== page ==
Elizabeth Casse's second husband was the elder brother of her son-in-law (that is, the husband of her daughter by her first husband), and Elizabeth Casse had children by both her husbands (see the diagram below). So Elisabeth Dumontet's brother-in-law was her step-father, and she was an aunt by marriage to her half-siblings. And the children of Pierre Monet were related to the children of François Monet not only as first cousins, but also as half-uncles and half-aunts. (Genetically, the two sets of children shared 1/4 of their genes, the same degree of relationship as between a grandparent and grandchild, as between half-siblings, or as between a full uncle/aunt and niece/nephew.)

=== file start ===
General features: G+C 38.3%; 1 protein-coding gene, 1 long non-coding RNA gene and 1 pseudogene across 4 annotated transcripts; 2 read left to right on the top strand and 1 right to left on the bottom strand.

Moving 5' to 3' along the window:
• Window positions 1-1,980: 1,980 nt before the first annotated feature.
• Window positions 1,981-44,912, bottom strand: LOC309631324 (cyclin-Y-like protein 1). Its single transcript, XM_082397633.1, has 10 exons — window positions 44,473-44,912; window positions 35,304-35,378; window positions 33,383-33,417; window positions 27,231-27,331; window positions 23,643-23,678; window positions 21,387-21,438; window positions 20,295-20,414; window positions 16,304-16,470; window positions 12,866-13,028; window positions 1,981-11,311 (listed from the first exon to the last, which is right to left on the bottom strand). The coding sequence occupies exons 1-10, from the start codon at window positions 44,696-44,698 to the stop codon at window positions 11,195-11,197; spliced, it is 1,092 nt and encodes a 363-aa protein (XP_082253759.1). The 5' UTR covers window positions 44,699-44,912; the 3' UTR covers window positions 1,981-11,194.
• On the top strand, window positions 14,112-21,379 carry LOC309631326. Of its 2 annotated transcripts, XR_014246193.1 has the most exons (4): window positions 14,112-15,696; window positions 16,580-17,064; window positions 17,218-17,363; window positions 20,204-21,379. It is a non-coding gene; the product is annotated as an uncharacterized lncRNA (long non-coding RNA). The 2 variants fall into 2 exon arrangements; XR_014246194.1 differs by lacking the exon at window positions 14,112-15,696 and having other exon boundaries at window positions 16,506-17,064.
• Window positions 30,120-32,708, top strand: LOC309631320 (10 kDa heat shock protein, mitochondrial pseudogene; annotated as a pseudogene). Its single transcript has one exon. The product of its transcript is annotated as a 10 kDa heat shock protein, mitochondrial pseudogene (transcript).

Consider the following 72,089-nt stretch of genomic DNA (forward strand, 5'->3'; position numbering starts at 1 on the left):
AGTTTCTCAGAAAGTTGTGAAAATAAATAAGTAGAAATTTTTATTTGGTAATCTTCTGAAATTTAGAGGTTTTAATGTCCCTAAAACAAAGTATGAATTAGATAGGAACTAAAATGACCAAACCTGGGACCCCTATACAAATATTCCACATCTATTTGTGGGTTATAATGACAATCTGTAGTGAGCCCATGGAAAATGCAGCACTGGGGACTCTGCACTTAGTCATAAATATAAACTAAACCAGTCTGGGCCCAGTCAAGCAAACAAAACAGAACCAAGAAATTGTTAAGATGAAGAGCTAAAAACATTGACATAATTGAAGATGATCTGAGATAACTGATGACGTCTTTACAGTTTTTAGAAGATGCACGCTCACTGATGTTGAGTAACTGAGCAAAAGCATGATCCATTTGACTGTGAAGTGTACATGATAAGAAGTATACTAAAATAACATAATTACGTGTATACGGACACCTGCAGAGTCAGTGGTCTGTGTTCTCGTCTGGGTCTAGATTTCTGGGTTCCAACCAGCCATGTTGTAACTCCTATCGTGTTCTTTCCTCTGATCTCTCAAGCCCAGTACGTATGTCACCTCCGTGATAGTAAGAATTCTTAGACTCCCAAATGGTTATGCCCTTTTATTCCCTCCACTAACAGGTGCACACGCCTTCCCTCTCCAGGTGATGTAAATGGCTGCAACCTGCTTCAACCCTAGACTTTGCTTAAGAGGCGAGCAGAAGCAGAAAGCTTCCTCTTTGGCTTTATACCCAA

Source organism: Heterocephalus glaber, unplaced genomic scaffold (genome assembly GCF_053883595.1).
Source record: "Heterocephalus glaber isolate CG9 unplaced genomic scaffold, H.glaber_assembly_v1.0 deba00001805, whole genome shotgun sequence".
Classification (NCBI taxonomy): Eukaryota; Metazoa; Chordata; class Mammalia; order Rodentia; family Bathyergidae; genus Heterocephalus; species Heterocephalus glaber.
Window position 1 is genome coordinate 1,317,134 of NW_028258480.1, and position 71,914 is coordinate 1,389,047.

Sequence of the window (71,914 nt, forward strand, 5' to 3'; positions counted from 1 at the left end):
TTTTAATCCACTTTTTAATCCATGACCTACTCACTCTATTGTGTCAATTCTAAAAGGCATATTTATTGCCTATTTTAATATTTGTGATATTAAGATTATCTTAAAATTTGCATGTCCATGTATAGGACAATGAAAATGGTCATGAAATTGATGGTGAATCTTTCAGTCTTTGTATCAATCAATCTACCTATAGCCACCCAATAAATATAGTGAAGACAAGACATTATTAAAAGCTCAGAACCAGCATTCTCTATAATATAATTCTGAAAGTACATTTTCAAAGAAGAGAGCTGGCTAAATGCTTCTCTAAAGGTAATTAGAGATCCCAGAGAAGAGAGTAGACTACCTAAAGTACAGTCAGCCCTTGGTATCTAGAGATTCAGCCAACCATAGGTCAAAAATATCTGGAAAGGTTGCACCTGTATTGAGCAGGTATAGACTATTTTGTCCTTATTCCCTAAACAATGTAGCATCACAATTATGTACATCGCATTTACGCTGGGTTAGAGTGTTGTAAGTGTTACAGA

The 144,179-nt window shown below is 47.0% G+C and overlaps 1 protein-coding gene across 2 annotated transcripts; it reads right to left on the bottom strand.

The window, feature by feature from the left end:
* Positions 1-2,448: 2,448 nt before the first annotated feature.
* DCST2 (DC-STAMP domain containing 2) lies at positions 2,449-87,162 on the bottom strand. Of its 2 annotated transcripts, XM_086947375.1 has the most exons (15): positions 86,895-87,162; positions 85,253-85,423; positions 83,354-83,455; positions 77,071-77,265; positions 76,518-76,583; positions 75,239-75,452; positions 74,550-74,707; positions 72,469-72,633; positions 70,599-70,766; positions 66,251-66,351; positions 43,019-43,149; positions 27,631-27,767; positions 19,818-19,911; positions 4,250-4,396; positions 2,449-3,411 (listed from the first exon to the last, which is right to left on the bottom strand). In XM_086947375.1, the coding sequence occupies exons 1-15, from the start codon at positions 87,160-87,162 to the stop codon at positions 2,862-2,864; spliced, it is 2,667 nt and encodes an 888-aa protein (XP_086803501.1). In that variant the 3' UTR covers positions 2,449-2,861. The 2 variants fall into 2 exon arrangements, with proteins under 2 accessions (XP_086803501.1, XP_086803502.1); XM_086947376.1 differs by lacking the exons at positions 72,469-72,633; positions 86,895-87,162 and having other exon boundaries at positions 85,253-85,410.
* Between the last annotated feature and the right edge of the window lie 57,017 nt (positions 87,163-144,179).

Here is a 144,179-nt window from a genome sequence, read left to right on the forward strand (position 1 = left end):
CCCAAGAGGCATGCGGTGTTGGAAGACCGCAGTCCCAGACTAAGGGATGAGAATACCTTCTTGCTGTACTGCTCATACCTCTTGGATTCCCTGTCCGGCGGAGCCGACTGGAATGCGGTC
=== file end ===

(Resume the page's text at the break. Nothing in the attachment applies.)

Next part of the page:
In other words, Elisabeth Dumontet was her own step-aunt! (That's not quite as impressive an accomplishment as being your own grandpa, but still plenty confusing.)
1699 François Monet ==== Marie Dumas 1661-1746 | 1675-1753 | +------------------+--------------------------------+ | | | | | 1712 1730 | | Jean Dumontet ==== Elizabeth Casse ==== Pierre Monet | 1659-1729 | 1696-1766 | 1704-1774 | | | | | | | 1732 | children François Monet ==== Elisabeth Dumontet 1706-1762 | 1717-1767 | | many children
All these people lived in Quebec, by the way (except the elder François Monet, who was born in France, and Elizabeth Casse -- or Corse -- who was born in Deerfield Massachusetts, and taken captive in a French and Indian raid at the age of 8, and had an illegitimate daughter before her first marriage, at age 16; but that's another story). I'm descended from a son of François Monet and Elisabeth (or Marie-Elisabeth) Dumontet.